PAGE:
The idea that extending bombing raids from Iraq to Syria will solve the problem of Daesh-inspired terrorism is laughable.
In a speech to Parliament today, Defence Secretary Michael Fallon prepared the ground for a change in government policy that would see UK aircraft carry out missions in Syria as well as neighbouring Iraq where Daesh has carved out a de facto state.
IHRC believes that the idea is a hollow public relations driven response to the killing of tens of tourists in Tunisia last Friday by a Daesh gunman. In practice any such policy would only be counter-productive.
The main consequence of western military intervention in the Middle East in recent years has been to aggravate the threat of terrorism and reprisals against what is considered by many inhabitants in the region as hostile foreign aggression.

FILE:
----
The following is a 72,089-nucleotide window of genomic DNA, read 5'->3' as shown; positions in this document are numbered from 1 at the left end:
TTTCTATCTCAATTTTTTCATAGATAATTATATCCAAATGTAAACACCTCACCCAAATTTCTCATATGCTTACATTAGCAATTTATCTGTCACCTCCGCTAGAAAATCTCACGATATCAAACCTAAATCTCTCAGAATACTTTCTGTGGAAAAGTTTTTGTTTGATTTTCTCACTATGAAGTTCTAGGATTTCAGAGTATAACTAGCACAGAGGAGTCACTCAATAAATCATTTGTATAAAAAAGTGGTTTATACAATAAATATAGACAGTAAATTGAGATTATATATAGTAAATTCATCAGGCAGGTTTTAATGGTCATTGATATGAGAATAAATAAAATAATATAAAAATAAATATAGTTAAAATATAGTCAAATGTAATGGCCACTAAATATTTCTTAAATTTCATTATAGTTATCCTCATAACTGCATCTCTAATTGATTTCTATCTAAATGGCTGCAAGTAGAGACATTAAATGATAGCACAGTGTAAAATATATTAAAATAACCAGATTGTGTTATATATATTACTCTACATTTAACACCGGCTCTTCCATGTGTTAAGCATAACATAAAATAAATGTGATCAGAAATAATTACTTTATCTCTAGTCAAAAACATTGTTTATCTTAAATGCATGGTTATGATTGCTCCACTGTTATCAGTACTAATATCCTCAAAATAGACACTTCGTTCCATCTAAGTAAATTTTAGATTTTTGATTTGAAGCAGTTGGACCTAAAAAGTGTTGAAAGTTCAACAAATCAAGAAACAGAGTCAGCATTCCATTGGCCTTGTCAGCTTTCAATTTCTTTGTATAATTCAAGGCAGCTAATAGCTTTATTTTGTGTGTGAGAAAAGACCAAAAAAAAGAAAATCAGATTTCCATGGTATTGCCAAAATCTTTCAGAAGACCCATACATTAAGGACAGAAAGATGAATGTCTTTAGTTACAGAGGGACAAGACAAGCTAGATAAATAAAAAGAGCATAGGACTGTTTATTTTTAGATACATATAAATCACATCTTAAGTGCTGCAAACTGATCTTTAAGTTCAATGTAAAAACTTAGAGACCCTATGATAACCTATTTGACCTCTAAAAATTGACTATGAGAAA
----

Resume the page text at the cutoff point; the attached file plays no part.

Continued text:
Bombing Daesh in Iraq has done little or nothing to reduce the threat of terrorism elsewhere and it is likely that the same policy will also fail across the border in Iraq.
Fallon’s comments highlight the confusion that characterises British policy towards Daesh and Syria. At the outset of the revolt against Syrian president Bashar al-Assad Britain supported the armed uprising, supporting those groups like Daesh who were fighting to overthrow him. Under the proposed new policy however the British government would be bombing the same people it had previously helped.
IHRC chair Massoud Shadjareh said: “The government is clearly in a big muddle over how to deal with Daesh. Its engagement in Libya has only created fertile ground for ISIS to thrive there. If the policy of bombing Daesh into oblivion was to work it would have worked in Iraq where there is a UK-friendly government. After all the suffering Daesh’s barbarism has caused people around the world, if this is all the government can come up with it would be better if they actually did nothing.”
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